To understand some of the motivations behind the effort, this excerpt from Cristin’s blog gives some of the back story. 

“I haven’t spoken much about how this project came about so I thought I would explain a little.  I was driving home from a grad school recruiting event while talking to Josh. I was explaining what concepts I wanted to focus my portfolio on and he was telling me how he was bummed that his current project fell through.  Originally, Josh was going to have a person living in the space that would try and create the smallest carbon footprint possible, but the guy backed out.  It was on that phone call that I said, “Put me in the box.”  During the call we both realized that our concepts worked well together and it could be a great project.”

I find all of this fascinating; I urge you to follow the experiment that will go on for the next 20 days.  Cristin’s blog posts from days 1 through 11 will quickly bring you up to date.   The reason for my fascination is that I see a parallel between my situation; that of losing my wife Lynn 202 days ago, and Cristin’s situation.  I too am essentially isolated because I no longer have my best friend, with whom I spend 24 hours a day with, for 47 years (less time I spent at work).  We finished each other’s sentences for one another, had the same thoughts at the same time, and our walking through life was in complete synchronicity.  We could, and did, communicate with our eyes – and nothing else.   Lastly, we were probably the most tactile couple that you know; we shared dozens of kisses per day, we hugged constantly, and when we walked anywhere, Lynn’s hand was in mine.  Emblematic of our closeness was the ink drawing called “The Promise”, (by Robert Sexton) which I bought many years ago, and now hangs in my room (and always will).  Our joke was that no matter which of us passed away, we would revisit the one who lived – and move the picture on the living wall.  I’m waiting for Lynn’s spirit to move the picture, and I’m still hopeful.

Living with my son Erik is wonderful; I am comfortable, safe, have all of my needs met, and am blessed with the complete love and admiration that only a Son can provide. Erik has his own life to live, has a wonderful friend of his own to spend time with, and works outrageous hours.  He is doing exactly what he should be doing!

Lynn and I chose to leave our home in Cuyahoga Falls to seek adventure and new experiences.  We left 35 years of friends behind and feel guilty to this day about any pain that we caused by leaving.  After my assignment was completed, we chose to leave Germany where many more friends reside.  Circumstances conspired to move us out of Rotonda West, again, where many other friends live.  Here in Homosassa, other than Erik and his friend, I have no friends.  My remote friends have their own lives to live, and good old Cliff is not top of mind for them.  I have always been blessed with close friends and I am lost without them!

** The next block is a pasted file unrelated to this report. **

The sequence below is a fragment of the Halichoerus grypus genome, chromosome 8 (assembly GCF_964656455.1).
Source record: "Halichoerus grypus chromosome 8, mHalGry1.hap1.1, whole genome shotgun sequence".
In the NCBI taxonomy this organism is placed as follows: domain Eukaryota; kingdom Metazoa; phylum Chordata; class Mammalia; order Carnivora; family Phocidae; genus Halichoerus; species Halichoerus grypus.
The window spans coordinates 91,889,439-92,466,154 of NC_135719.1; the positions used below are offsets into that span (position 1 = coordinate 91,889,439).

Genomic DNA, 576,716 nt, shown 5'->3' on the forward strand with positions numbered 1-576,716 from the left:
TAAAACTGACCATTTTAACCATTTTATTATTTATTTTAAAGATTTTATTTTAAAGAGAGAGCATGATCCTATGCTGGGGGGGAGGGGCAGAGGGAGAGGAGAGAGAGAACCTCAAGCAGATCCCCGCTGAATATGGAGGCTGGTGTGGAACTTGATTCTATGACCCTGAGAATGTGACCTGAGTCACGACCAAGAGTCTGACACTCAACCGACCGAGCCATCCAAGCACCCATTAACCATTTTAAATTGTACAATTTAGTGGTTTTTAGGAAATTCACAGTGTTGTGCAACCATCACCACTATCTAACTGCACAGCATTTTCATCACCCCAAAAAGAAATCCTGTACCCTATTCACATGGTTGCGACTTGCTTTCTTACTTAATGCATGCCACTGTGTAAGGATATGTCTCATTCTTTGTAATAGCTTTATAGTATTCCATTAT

I am in a similar type of isolation; my window to the world is electronic, ranging from television to my iPhone.  I watch the golfers on the first green of the Southern Wood Golf Club, enjoy themselves.  They are but 60 yards from me but might as well be on TV, for all they do for me.  I am not made of money and must live within my means, made more difficult by the Views from Sandhausen project.  I reached out and have been hired by suite101, as a freelance writer.  I’m finding that, as much as I hate it, it doesn’t look I will ever be able to find an appropriate job again.  My means are limited which restricts my ability to get out and do things.  This is very different from our previous lives – where we were affluent and could do what we wanted, when we wanted.

Cristin can look out her window in Portland; can minimally interact with those on the street.  She, like I, miss the warm hugs, the occasional kisses, and the ability to touch another human.  So, I will continue to follow her project and learn any of the lessons that she learns.  Cristin has the promise of her isolation ending in three weeks. I, on the other hand, can only hope and pray that I will find another with whom I can share that most important, but underappreciated quality – Touch.


What a World We Live In!

During this author/Publisher/Marketer journey I am on, I spend a lot of time on Twitter.  What a great tool, particularly as delivered on my iPhone 3GS.  The iPhone phenomenon has been covered ad infinitum by others; all I know is what it does for me!  As I work on my Dell Desktop, I have CNN on the TV in my Study.  That provides me a backdrop, to gather news and to keep this lonely soul engaged.  By my side is my iPhone.  It presents me with tweets and text messages as they come in.  Per CNN just now, Apple sells 80,000 iPhones per day!  Imagine that!  From Twitter I received a link that enables me to watch   a massive dust storm over the Gobi desert (in Africa) from my modest dwelling in Florida.  Is this an exciting world, or what!